AMD Debuts Zen 2 Chip Architecture, Turns to Chiplet Design

Advanced Micro Devices (AMD) debuted Zen 2 processor architecture, a follow-up to the Zen design introduced in March 2017, to be launched beginning in 2019. AMD chief executive Lisa Su said the Zen 2 doubles performance of the first Zen generation, which itself could process 52 percent more instructions per clock cycle than its previous generation. The company hopes its new processors will help it surpass or at least maintain parity with Intel processors. AMD is also relying on new chiplet design to maintain growth.

VentureBeat reports that, “Zen has spawned AMD’s most competitive chips in a decade, including Ryzen for the desktop, Threadripper (with up to 32 cores) for gamers, Ryzen Mobile for laptops, and Epyc for servers.” Zen 2 cores will be part of “future models of those families of chips,” and become AMD’s “next-generation system architecture.”

Su noted that Zen 2 chips will be made via 7-nanometer manufacturing and are “targeted for the workloads of the future, including machine learning, big data analytics, cloud, and other tasks.”

VB says the Zen-based chips can be found in the offerings of “every major computer maker.” AMD is also aiming at the data center market, which will be valued at $29 billion by 2021. AMD chips are currently “feeding chips to data centers that run cloud deployments for Microsoft, Baidu, Tencent, Oracle, and others,” and Amazon Web Services revealed its Amazon Elastic Compute Cloud will use AMD Epyc CPUs.

AMD chief technology officer Mark Papermaster noted that Zen 2 chips execute on the company’s “holistic design approach … sampling today at 7-nanometer manufacturing, compared to the shipping 14-nanometer Zen processors that debuted in 2017.” Intel has “delayed its equivalent chips, dubbed 10 nanometer but at the same technology level, until late 2019.”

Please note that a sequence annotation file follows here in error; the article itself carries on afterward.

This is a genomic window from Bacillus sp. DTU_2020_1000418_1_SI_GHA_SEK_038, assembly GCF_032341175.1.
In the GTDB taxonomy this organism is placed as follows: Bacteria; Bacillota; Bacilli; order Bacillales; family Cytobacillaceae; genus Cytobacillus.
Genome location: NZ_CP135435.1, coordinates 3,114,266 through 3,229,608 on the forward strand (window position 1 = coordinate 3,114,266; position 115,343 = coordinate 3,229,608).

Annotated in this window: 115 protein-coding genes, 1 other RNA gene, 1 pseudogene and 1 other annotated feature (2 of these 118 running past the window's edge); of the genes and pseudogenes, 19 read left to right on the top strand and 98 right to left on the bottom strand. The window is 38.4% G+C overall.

Zen 2 “also has better 256-bit load/store floating point processing, or double the previous generation” and will have “stronger built-in security, where data can be fully encrypted as it is transferred to memory.”

Wired reports that, as the chip industry can no longer keep up with Moore’s law, it is turning to new technology dubbed “chiplets,” which are assembled from smaller pieces of silicon. AMD, Intel and the Pentagon are focused on chiplets to “keep computers improving at the pace Moore’s law has conditioned society to expect.”

Chiplets will underlie “new artificial-intelligence-powered services such as Google’s Duplex” and “also provide a way to minimize the challenges of building with cutting-edge transistor technology,” as well as be “inherently less prone to manufacturing defects.”

Intel plans to release a mobile PC processor that “combines an Intel CPU with a custom-designed graphics module from AMD,” the first time the company has “packaged a core from another company into its main line of PC processors.”